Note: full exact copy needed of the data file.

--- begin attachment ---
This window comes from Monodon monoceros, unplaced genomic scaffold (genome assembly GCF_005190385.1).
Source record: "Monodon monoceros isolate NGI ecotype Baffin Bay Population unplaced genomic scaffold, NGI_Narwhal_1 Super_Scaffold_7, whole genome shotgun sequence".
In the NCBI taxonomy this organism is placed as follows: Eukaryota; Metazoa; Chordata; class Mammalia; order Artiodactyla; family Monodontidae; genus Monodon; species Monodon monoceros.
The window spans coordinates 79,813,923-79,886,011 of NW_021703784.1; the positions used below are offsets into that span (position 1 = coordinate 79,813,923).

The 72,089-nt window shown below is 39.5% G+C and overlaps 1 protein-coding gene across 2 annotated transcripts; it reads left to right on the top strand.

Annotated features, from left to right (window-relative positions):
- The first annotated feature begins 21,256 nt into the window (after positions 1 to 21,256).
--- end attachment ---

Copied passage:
This window comes from Monodon monoceros, unplaced genomic scaffold (genome assembly GCF_005190385.1).
Source record: "Monodon monoceros isolate NGI ecotype Baffin Bay Population unplaced genomic scaffold, NGI_Narwhal_1 Super_Scaffold_7, whole genome shotgun sequence".
In the NCBI taxonomy this organism is placed as follows: Eukaryota; Metazoa; Chordata; class Mammalia; order Artiodactyla; family Monodontidae; genus Monodon; species Monodon monoceros.
The window spans coordinates 79,813,923-79,886,011 of NW_021703784.1; the positions used below are offsets into that span (position 1 = coordinate 79,813,923).

The 72,089-nt window shown below is 39.5% G+C and overlaps 1 protein-coding gene across 2 annotated transcripts; it reads left to right on the top strand.

Annotated features, from left to right (window-relative positions):
- The first annotated feature begins 21,256 nt into the window (after positions 1 to 21,256).